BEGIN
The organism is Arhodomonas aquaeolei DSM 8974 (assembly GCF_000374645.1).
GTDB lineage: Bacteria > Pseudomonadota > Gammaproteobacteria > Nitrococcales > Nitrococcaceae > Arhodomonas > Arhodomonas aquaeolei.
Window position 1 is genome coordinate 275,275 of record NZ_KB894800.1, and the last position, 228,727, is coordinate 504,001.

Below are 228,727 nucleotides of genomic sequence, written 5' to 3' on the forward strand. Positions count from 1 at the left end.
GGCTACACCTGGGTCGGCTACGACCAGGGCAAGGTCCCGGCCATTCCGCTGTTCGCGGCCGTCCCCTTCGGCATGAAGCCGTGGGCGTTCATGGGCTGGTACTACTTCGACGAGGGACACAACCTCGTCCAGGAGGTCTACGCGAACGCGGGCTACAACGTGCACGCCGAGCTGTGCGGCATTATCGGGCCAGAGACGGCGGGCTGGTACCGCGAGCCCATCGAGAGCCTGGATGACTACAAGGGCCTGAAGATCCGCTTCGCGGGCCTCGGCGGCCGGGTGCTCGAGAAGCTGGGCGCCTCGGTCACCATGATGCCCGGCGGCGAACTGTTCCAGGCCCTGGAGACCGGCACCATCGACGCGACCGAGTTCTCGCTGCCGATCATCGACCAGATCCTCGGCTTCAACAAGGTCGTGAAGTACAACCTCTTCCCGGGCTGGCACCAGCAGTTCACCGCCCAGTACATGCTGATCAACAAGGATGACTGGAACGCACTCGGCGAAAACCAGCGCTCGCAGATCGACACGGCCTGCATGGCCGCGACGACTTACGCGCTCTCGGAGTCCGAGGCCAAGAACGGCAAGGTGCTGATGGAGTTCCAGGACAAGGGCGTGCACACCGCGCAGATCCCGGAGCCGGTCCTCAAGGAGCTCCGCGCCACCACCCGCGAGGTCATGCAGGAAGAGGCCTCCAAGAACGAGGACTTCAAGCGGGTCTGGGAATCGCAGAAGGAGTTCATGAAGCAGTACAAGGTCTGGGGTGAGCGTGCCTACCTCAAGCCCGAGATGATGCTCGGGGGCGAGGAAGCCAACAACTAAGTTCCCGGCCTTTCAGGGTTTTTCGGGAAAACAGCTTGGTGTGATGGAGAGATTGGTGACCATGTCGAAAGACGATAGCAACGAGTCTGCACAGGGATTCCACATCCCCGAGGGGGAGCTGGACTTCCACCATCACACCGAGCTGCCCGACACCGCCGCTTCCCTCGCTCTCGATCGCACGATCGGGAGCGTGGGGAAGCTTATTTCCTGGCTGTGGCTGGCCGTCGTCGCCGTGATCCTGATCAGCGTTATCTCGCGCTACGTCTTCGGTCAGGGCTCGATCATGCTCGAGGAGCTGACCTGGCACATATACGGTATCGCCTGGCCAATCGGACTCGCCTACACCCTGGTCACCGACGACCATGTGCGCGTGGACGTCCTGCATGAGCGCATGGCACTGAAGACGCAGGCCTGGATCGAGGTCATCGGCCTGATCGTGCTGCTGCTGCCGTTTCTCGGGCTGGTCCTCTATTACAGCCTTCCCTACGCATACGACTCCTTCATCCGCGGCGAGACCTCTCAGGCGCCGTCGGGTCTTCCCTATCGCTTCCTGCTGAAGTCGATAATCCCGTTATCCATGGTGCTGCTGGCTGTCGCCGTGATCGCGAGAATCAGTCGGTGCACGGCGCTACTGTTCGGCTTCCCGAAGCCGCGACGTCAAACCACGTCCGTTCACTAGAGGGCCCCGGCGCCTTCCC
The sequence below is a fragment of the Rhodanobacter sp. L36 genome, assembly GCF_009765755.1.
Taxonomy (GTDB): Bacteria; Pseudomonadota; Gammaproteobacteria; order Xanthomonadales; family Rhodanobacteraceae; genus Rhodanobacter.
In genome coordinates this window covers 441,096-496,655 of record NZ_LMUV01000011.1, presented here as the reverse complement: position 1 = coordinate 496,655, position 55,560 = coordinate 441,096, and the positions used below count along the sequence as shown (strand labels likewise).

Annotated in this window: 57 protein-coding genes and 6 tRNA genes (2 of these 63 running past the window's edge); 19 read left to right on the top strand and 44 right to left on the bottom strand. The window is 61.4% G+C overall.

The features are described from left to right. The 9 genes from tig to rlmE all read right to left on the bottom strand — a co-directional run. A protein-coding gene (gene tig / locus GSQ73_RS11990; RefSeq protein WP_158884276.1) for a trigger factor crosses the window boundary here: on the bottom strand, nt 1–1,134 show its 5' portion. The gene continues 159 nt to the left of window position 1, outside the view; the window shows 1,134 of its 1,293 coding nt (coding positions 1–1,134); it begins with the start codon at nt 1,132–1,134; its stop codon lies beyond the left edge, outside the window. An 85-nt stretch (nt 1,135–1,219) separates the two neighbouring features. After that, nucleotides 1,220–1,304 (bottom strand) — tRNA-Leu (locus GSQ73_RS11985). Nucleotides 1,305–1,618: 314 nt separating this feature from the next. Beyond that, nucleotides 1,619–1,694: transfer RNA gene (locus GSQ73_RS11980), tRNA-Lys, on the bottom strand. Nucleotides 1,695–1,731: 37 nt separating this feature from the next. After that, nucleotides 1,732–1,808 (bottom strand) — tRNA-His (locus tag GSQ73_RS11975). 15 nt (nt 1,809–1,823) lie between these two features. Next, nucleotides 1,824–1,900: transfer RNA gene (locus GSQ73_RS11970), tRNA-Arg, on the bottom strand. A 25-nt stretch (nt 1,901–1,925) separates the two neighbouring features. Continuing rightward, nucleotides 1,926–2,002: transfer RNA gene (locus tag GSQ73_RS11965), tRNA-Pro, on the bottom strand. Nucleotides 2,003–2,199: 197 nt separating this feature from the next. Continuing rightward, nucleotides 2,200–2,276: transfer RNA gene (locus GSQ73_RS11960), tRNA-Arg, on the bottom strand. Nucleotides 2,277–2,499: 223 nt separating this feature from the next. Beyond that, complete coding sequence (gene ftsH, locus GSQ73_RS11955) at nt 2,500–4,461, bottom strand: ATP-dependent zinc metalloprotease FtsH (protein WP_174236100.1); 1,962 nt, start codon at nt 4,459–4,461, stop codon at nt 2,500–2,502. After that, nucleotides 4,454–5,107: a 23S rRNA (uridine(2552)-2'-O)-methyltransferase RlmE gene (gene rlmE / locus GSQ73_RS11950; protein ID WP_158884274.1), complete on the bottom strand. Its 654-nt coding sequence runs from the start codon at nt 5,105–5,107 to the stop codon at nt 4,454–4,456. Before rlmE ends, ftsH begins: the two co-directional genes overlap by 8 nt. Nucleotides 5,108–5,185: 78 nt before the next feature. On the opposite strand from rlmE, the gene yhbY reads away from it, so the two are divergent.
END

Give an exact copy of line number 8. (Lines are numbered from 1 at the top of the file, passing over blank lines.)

In genome coordinates this window covers 441,096-496,655 of record NZ_LMUV01000011.1, presented here as the reverse complement: position 1 = coordinate 496,655, position 55,560 = coordinate 441,096, and the positions used below count along the sequence as shown (strand labels likewise).